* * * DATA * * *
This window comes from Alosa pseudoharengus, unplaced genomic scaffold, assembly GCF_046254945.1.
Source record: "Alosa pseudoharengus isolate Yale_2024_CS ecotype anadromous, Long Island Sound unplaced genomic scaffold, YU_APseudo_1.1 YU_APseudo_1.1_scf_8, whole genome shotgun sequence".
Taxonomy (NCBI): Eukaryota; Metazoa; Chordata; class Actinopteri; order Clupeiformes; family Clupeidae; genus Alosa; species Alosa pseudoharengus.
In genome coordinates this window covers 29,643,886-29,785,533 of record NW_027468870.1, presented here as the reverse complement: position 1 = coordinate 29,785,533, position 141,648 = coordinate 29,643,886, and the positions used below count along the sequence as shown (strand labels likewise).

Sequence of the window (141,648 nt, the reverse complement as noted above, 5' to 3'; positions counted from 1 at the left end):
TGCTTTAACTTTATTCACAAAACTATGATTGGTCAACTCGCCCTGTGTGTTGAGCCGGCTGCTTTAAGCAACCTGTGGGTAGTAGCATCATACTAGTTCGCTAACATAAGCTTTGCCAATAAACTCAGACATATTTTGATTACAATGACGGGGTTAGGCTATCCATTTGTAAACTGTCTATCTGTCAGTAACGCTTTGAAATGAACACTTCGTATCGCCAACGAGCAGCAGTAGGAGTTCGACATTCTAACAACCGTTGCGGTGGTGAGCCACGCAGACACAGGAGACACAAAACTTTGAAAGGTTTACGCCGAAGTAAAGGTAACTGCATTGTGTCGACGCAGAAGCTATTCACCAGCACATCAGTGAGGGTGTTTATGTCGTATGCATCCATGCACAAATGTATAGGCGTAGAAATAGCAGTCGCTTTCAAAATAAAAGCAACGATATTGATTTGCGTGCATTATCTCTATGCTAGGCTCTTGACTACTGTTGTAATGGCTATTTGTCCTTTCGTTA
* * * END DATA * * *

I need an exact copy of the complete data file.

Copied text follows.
This window comes from Alosa pseudoharengus, unplaced genomic scaffold, assembly GCF_046254945.1.
Source record: "Alosa pseudoharengus isolate Yale_2024_CS ecotype anadromous, Long Island Sound unplaced genomic scaffold, YU_APseudo_1.1 YU_APseudo_1.1_scf_8, whole genome shotgun sequence".
Taxonomy (NCBI): Eukaryota; Metazoa; Chordata; class Actinopteri; order Clupeiformes; family Clupeidae; genus Alosa; species Alosa pseudoharengus.
In genome coordinates this window covers 29,643,886-29,785,533 of record NW_027468870.1, presented here as the reverse complement: position 1 = coordinate 29,785,533, position 141,648 = coordinate 29,643,886, and the positions used below count along the sequence as shown (strand labels likewise).

Sequence of the window (141,648 nt, the reverse complement as noted above, 5' to 3'; positions counted from 1 at the left end):
TGCTTTAACTTTATTCACAAAACTATGATTGGTCAACTCGCCCTGTGTGTTGAGCCGGCTGCTTTAAGCAACCTGTGGGTAGTAGCATCATACTAGTTCGCTAACATAAGCTTTGCCAATAAACTCAGACATATTTTGATTACAATGACGGGGTTAGGCTATCCATTTGTAAACTGTCTATCTGTCAGTAACGCTTTGAAATGAACACTTCGTATCGCCAACGAGCAGCAGTAGGAGTTCGACATTCTAACAACCGTTGCGGTGGTGAGCCACGCAGACACAGGAGACACAAAACTTTGAAAGGTTTACGCCGAAGTAAAGGTAACTGCATTGTGTCGACGCAGAAGCTATTCACCAGCACATCAGTGAGGGTGTTTATGTCGTATGCATCCATGCACAAATGTATAGGCGTAGAAATAGCAGTCGCTTTCAAAATAAAAGCAACGATATTGATTTGCGTGCATTATCTCTATGCTAGGCTCTTGACTACTGTTGTAATGGCTATTTGTCCTTTCGTTA